Author: Jacqueline Aenlle, Kansas State University, United States
Co-author(s): Jamie Loizzo, Lisa Lundy
Format: Individual paper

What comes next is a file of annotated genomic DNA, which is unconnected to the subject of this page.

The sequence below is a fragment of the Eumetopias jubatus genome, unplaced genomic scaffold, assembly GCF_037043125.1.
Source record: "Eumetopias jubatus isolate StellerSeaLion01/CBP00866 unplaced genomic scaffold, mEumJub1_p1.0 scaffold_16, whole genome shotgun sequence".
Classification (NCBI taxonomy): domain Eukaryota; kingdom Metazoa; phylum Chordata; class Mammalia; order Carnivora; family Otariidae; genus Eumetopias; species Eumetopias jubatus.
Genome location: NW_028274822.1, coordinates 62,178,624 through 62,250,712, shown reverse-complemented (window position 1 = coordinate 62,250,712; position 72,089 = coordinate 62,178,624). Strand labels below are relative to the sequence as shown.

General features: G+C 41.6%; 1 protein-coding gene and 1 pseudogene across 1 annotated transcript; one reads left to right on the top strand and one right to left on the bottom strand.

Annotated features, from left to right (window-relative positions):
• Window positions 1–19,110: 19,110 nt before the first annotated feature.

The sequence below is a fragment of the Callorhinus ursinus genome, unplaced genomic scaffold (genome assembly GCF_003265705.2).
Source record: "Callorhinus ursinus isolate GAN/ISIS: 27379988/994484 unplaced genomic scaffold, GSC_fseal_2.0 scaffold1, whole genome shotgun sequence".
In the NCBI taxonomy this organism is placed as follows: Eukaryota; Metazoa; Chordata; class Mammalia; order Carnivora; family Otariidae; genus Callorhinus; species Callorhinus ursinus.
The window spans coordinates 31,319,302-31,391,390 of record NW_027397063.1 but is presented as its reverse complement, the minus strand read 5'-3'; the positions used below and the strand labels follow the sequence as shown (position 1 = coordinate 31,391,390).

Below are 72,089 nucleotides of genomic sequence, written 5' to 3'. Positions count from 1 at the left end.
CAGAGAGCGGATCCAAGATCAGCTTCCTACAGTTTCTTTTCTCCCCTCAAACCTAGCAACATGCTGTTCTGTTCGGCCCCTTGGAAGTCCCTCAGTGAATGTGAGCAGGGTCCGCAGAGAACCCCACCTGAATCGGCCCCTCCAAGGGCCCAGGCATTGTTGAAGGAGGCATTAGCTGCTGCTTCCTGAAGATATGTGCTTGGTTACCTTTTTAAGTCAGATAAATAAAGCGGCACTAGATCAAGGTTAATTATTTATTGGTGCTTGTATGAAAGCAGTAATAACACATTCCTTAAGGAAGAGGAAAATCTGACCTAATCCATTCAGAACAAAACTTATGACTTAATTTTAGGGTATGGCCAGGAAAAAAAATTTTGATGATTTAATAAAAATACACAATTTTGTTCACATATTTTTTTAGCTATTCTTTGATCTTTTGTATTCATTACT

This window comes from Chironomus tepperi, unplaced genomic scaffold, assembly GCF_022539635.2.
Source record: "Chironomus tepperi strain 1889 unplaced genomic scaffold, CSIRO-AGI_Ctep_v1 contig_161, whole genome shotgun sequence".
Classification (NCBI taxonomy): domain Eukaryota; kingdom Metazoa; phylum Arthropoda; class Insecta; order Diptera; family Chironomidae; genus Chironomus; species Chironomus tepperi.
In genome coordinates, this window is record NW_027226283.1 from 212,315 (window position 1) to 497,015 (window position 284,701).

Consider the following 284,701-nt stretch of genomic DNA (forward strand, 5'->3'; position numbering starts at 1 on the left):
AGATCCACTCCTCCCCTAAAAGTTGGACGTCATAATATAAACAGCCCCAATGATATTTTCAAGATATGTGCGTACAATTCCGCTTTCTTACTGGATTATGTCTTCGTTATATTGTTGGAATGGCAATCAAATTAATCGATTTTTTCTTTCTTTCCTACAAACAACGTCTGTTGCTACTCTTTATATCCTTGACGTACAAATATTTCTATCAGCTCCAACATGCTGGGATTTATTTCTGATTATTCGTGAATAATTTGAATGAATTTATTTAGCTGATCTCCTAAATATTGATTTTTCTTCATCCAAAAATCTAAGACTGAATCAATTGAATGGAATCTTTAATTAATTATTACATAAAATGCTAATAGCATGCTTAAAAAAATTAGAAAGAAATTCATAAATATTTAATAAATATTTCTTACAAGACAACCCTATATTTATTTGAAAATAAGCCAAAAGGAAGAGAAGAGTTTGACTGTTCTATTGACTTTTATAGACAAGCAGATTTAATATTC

As trust in science continues to fluctuate, it is important to create opportunities for scientists to communicate with the public and develop trusting relationships with consumers. While some agricultural and natural resource (ANR) scientists and Extension agents participate in various outreach opportunities, many do not and face several barriers to participating, such as a lack of incentive, knowledge, or confidence. Podcasts have served as an innovative way to share and make scientific knowledge more accessible to larger public audiences. This study aimed to examine the experiences of ANR scientists and Extension agents who have served as a guest on science podcasts. In total, 18 scientists from a land grant university completed the survey in its entirety, and five voluntarily participated in a follow-up interview. On podcasts, participants discussed topics including environmental, food, and human sciences. The results of this study showed that the podcast guests identified as white, Hispanic/Latino, and Asian and were balanced between males and females. Podcast guests had little to no formal science communication training but were highly educated individuals involved with formal or informal education, and had spoken on podcasts about agriculture and occasionally topics such as environmental science, food, natural resources, and human sciences. Guests indicated that institutions could better support science communicators by providing additional training and professional development opportunities. Future research should examine how peer modeling can be used to recruit more scientists to science communication opportunities and explore how organizations and institutions can better collaborate with scientists and support their outreach via workshops and other training opportunities.